The Iowa Legislature passed a bill establishing a 72 hourwaiting period before an abortion could be performed in 2017. Planned Parenthood of the Heartland sued Governor Reynolds and the Iowa Board of Medicine claiming the law was unconstitutional. The Iowa Supreme Court ruled in a 5-2 decision in 2018, that the Iowa Constitution gives a constitutional right to an abortion to Iowans, and declared the law unconstitutional.
In fact, there is no mention of abortion in the Iowa Constitution, and the Court did not even claim that the people who wrote the Constitution intended to provide for a constitutional right to abortion. The Court said that they were not bound by the intent of those who wrote ourConstitution.
After that, in 2020, we passed a bill requiring a 24-hour waiting period before an abortion could be performed. A Johnson County District Court Judge then declared that law unconstitutional in 2021, based on the earlier Supreme Court decision in a case brought by Planned Parenthood of the Heartland.
The State of Iowa has appealed that decision. I, along with a number of other legislators have filed an Amicus briefarguing that the 2018 decision should be overturned since it is clearly wrong.
The makeup of the Iowa Supreme Court has changed significantly since the 2018 decision and we have hope that the current court will be more inclined to respect the intent of those who wrote our constitution.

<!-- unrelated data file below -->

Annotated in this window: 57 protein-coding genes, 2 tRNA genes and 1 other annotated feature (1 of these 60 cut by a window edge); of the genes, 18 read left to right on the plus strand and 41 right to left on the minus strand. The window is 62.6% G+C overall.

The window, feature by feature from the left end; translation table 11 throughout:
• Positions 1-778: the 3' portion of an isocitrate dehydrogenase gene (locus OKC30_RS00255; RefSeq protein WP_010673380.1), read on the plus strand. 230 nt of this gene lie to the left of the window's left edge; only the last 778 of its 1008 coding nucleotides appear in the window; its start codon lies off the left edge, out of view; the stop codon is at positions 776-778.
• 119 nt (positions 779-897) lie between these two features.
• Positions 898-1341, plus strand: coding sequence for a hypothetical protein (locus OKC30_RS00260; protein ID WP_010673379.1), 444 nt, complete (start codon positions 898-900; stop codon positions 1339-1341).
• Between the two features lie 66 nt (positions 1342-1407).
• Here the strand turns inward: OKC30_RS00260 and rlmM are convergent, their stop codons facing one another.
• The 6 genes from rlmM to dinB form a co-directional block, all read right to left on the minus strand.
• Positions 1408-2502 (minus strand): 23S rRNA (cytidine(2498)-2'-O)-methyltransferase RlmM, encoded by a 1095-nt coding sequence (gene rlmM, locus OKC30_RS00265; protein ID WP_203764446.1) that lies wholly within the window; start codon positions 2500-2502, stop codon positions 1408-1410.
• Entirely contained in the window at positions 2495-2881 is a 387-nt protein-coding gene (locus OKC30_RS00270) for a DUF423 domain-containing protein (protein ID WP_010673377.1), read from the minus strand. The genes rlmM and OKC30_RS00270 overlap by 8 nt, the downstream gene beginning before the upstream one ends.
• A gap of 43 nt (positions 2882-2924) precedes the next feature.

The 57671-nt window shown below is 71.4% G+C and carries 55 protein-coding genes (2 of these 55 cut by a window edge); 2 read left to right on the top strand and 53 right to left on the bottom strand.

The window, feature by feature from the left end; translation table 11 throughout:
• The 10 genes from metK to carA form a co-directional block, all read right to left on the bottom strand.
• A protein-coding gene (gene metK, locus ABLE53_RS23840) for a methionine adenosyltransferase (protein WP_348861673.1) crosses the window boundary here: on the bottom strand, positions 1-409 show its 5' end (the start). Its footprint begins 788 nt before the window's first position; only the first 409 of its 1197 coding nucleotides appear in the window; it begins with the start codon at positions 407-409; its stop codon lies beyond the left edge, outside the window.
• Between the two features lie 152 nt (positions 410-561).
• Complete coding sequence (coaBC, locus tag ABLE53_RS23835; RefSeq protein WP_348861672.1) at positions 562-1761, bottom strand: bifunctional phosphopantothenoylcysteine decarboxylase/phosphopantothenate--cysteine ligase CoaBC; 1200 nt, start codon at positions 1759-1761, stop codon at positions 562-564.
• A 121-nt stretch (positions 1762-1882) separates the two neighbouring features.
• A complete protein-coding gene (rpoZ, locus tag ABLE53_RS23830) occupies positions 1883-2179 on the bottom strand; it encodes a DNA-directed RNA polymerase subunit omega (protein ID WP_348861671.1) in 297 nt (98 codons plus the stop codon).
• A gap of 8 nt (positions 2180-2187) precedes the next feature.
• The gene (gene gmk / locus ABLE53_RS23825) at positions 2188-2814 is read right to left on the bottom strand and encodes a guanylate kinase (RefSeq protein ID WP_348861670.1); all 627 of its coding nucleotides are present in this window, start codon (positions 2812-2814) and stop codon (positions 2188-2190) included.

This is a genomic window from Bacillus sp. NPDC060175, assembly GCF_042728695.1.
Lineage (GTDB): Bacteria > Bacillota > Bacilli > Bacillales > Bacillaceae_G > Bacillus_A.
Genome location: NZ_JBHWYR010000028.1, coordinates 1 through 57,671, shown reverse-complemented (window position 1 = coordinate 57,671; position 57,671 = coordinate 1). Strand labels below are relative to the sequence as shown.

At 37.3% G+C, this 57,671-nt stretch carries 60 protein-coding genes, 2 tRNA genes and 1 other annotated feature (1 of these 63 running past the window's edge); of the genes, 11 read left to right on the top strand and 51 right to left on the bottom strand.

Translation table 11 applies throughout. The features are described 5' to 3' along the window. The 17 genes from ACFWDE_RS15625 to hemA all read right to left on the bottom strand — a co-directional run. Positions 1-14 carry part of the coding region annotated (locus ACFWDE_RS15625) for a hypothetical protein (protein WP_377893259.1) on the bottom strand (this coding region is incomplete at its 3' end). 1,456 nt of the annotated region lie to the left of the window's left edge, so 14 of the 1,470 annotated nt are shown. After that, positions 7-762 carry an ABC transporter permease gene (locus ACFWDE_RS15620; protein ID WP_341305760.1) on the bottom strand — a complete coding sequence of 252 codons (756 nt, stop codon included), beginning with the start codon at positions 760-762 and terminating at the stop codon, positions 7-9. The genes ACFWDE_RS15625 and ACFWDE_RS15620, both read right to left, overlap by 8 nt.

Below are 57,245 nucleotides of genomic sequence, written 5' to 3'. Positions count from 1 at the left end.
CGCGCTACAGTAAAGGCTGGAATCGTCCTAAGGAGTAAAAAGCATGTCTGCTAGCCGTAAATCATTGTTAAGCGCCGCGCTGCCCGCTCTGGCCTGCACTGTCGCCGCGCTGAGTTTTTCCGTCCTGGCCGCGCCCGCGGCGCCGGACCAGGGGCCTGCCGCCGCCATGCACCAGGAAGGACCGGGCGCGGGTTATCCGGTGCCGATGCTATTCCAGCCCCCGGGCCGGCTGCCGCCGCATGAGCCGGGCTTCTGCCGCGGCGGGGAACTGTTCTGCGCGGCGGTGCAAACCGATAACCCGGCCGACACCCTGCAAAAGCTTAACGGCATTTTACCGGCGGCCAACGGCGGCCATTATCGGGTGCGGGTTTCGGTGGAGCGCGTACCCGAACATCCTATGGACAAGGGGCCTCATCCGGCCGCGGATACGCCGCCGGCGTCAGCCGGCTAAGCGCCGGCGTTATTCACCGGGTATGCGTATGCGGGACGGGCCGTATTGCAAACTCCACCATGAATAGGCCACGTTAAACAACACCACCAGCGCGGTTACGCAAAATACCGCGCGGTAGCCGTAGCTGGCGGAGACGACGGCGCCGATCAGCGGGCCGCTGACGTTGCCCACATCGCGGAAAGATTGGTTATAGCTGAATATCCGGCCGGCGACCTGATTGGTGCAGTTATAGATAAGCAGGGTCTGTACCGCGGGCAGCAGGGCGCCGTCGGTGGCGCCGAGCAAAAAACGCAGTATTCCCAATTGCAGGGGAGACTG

In addition to this law, we have also begun the process of amending our constitution to say that it does not contain a right to an abortion. As you may know, to amend our constitution, we must pass the amendment in 2 consecutive sessions and it must then be approved by a vote of the people. Even if this amendment is approved, we still have to deal with Roe v. Wade, at the national level.
In a significant ruling, the U.S. Supreme Court has just declined to stop a Texas law outlawing abortions after a heartbeat can be detected, from going into effect. This is not a final ruling on the constitutionality of the law, but the fact that the Court allowed the law to go into effect is encouraging. The Texas law is unique in that it provides that private individuals, not the state, are authorized to sue to enforce it. A successful litigant is to receive a minimum of $10,000.00 in damages and an injunction sufficient to prevent the defendant from violating the law, as well as attorney fees and court costs. This feature of the law is what makes it unique. I do not know of any other state that has passed a law with this kind of provision.
The Texas case may have influence beyond Texas because any state’s laws concerning abortion will have to receive the approval of the U.S. Supreme Court. If we win our case before the Iowa Supreme Court, Planned Parenthood could still sue the State of Iowa in federal court. If the Texas law is ultimately upheld, other states will likely pass similar laws.